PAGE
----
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Rental and Mortgage Assistance from the American Rescue Plan Act of 2021

At the end of 2020, an estimated 8.8 million renters and 2 million homeowners were significantly behind on their housing payments. If that's you, keep reading.


As you likely know, the federal eviction moratorium will expire on March 31, 2021. You need to take swift action to make sure you continue to have a roof over your head. Here is your roadmap:

  1. Call your landlord or mortgage company and work out a payment plan. DO NOT skip this step. You MUST call and communicate with the person or company that you owe.

  2. Use your stimulus check to catch up on housing payments.

  3. If you have lost your job or have had your hours decreased due to COVID, apply or reapply for unemployment or COVID assistance through the unemployment office in your state.

  4. Apply for emergency rental assistance or the homeowner assistance fund. More on this below.

Read more below about the emergency rental assistance and homeowner assistance fund to see if you could qualify for either.


Emergency Rental Assistance


Piggybacking off the CARES Act, the American Rescue Plan Act just about doubles funding to the existing Emergency Rental Assistance Program. Each state, territory, and local government received a sum to help its people.


If you qualify, you could receive up to 12 months of assistance with rent and utilities. If you're already receiving rental assistance from the government, you will not get this rental assistance.


To qualify, you must meet the following criteria (straight from home.treasury.gov):

  1. Qualifies for unemployment or has experienced a reduction in household income, incurred significant costs, or experienced a financial hardship due to COVID-19;

  2. Demonstrates a risk of experiencing homelessness or housing instability; and

  3. Has a household income at or below 80 percent of the area median.

So, basically, you must have lost a bunch of money (income or expenses) due to COVID, AND you might become homeless, AND your income is at or below 80% of the median of your area.


If you're in terrible need (unemployed for 90+ days and your household is below 50% of the area median income), then your application will be prioritized.


You can apply for this assistance through your state, district, territory, or local government. I'm in Massachusetts, so I would Google "Massachusetts COVID Emergency Rental Assistance" to find the website application for my area.



Homeowner Assistance Fund


One in ten households with mortgages are currently behind in mortgage payments. If that's you, keep reading to see if you could qualify for homeowners assistance funds.


Like the Emergency Rental Assistance Program, the Homeowner Assistance Fund paid out to states, districts, territories, and local governments directly in the form of grants. These governments must use at least 60% of their grants to homeowners with delinquent payments who are earning no more than 100% of the greater area median income or nationwide median income.


To qualify (not comprehensive, as more information is forthcoming), you must meet these criteria:

  1. You must be a homeowner with a mortgage that is not a "jumbo loan."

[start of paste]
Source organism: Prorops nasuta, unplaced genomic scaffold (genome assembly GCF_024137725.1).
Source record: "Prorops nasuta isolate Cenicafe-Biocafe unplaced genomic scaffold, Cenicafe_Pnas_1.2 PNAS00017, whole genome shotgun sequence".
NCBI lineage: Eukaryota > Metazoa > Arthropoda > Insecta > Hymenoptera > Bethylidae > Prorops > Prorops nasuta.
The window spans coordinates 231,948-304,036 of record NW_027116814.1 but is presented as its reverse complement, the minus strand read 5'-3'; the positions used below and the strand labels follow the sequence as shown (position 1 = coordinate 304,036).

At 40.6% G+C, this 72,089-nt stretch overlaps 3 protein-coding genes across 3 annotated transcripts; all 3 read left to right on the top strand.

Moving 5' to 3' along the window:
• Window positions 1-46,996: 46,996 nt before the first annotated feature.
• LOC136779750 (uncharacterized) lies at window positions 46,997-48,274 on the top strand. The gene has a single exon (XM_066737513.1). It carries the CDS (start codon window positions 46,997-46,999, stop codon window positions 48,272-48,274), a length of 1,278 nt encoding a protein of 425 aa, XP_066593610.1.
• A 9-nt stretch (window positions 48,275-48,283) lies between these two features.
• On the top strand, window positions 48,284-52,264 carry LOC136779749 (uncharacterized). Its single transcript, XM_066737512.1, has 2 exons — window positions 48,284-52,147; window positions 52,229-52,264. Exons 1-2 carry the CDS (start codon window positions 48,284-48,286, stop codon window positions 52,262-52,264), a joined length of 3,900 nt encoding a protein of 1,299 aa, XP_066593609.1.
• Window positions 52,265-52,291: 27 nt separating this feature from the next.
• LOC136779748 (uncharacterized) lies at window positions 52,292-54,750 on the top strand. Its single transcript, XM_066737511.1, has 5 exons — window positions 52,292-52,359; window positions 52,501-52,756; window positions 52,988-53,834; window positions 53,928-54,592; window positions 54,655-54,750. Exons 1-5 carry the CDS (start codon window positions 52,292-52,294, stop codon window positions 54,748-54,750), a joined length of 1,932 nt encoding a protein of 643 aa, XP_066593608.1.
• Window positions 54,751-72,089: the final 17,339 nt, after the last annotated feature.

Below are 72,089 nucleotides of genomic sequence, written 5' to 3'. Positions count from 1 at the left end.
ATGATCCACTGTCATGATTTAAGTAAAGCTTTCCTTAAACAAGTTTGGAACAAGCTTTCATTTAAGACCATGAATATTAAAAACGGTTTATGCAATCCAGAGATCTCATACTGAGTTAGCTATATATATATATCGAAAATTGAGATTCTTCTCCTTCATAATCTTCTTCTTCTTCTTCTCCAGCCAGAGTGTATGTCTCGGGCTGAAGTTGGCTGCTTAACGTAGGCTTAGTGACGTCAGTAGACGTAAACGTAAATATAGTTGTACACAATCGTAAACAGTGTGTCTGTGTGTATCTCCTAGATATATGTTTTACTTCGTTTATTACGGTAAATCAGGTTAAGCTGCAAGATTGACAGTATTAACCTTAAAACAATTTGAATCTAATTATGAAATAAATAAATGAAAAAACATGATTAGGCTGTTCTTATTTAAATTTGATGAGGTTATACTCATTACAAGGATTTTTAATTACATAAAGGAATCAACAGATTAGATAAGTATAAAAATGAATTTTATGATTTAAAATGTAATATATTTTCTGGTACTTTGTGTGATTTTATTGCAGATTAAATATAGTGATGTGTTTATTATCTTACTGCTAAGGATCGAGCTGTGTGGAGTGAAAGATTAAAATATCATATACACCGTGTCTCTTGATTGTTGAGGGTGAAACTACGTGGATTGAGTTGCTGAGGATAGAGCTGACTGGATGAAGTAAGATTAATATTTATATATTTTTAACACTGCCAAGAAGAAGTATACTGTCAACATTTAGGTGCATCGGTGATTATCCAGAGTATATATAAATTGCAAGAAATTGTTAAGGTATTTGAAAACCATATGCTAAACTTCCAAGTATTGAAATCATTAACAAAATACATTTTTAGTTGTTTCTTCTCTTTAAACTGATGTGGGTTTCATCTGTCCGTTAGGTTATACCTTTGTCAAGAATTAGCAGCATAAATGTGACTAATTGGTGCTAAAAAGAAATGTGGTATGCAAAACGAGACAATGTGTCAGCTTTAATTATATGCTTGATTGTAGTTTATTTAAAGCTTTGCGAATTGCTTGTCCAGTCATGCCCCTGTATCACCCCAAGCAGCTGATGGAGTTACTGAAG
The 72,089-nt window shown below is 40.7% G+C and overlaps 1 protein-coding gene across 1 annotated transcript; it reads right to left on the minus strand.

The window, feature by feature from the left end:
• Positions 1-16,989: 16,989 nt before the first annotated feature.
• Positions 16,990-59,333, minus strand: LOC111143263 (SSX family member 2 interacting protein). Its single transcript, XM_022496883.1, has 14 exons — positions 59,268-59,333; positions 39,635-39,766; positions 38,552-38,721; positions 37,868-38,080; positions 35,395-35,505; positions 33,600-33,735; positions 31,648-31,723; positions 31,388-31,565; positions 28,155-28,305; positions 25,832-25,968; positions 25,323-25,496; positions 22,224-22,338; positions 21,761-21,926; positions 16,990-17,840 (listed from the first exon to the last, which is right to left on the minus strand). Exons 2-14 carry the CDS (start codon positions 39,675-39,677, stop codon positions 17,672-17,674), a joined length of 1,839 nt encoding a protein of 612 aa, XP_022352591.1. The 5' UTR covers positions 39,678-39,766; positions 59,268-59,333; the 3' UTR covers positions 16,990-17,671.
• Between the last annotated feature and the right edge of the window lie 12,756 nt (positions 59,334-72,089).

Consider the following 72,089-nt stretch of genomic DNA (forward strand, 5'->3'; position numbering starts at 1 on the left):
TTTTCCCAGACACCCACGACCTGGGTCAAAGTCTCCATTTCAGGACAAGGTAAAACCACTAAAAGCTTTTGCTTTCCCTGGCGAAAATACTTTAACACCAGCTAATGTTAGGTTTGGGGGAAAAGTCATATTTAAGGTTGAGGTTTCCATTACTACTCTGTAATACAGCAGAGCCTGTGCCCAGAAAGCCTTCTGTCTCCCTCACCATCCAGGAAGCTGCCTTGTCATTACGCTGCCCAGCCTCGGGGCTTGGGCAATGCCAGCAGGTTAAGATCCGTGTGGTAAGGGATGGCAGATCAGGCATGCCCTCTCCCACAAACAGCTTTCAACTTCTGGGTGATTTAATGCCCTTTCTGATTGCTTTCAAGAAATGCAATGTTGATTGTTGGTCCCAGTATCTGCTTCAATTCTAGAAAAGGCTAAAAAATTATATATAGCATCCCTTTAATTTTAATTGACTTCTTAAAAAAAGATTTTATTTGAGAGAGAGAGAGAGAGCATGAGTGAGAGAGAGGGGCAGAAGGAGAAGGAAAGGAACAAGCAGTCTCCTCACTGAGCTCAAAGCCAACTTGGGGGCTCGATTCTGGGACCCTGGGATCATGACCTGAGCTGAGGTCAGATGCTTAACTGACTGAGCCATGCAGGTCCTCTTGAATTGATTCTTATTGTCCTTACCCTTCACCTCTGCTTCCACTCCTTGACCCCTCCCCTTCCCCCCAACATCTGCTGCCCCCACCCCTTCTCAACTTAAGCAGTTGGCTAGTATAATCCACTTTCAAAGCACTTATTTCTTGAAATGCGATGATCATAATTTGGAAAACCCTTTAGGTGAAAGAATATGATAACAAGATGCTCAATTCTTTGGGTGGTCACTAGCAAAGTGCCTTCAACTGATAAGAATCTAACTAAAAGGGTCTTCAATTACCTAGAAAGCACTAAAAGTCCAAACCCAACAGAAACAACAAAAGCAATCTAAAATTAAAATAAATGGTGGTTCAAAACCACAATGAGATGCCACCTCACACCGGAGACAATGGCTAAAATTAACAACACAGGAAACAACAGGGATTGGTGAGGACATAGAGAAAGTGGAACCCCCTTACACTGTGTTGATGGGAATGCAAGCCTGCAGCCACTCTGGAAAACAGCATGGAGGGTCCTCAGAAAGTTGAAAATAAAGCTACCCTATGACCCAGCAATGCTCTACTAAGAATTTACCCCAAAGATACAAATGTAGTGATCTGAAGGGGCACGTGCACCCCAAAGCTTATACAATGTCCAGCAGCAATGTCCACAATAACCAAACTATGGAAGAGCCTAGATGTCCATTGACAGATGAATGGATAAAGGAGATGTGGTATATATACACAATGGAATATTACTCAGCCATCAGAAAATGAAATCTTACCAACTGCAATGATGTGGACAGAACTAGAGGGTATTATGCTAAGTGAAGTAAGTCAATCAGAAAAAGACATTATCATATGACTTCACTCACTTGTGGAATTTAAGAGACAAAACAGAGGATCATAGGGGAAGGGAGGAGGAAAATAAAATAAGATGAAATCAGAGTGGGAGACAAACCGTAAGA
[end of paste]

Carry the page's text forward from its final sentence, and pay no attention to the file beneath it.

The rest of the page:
2. Meet one of the following criteria:

    1. Has a household income at or below 100 percent of the greater area median income or nationwide median income (whichever is greater) OR

    2. Are socially or economically disadvantaged individuals as defined by the Small Business Act. The SBA states that "socially disadvantaged individuals are those who have been subjected to racial or ethnic prejudice or cultural bias because of their identity as a member of a group without regard to their individual qualities."

I haven't yet found additional criteria, as that's forthcoming, but I would venture to guess that you will have to submit proof that you're in a state of COVID-related forbearance, delinquency, or default similar to the criteria from the Emergency Rental Assistance Program above.


The Homeowner Assistance Fund can be used for more than just delinquent mortgage payments, though. This fund is allowed to pay for:

  • Delinquent mortgage payments

  • Principal reduction

  • Facilitating interest rate reductions

  • Utilities and internet service

  • Homeowners insurance, flood insurance, and mortgage insurance

  • Homeowner's association fees, condominium association fees, or common charges

  • Other assistance to promote housing stability for homeowners

The purpose of this fund is to prevent foreclosure, postpone foreclosure, or loss of housing or utilities due to COVID-related income loss.


If that sounds like something you need, please check in with your local government. More details should be forthcoming. It's pretty new and states weren't prepared for this, so please check in every day or so at your local government's website to get more information.

 

These situations are extremely difficult. Please know that you're not alone. We're all doing our best to help each other weather this storm.


If you find that you need help budgeting or sticking with a budget, please check out our programs at Saver Street. We have courses and services that help many, many people earn more, save more, and give more (eventually).


Not sure how to get started? Follow these steps.


Step 1: Get The Knowledge You Need

Step 2: Get The Accountability You Need (and More Knowledge)


Step 3: Get Personalized Help For Your Situation

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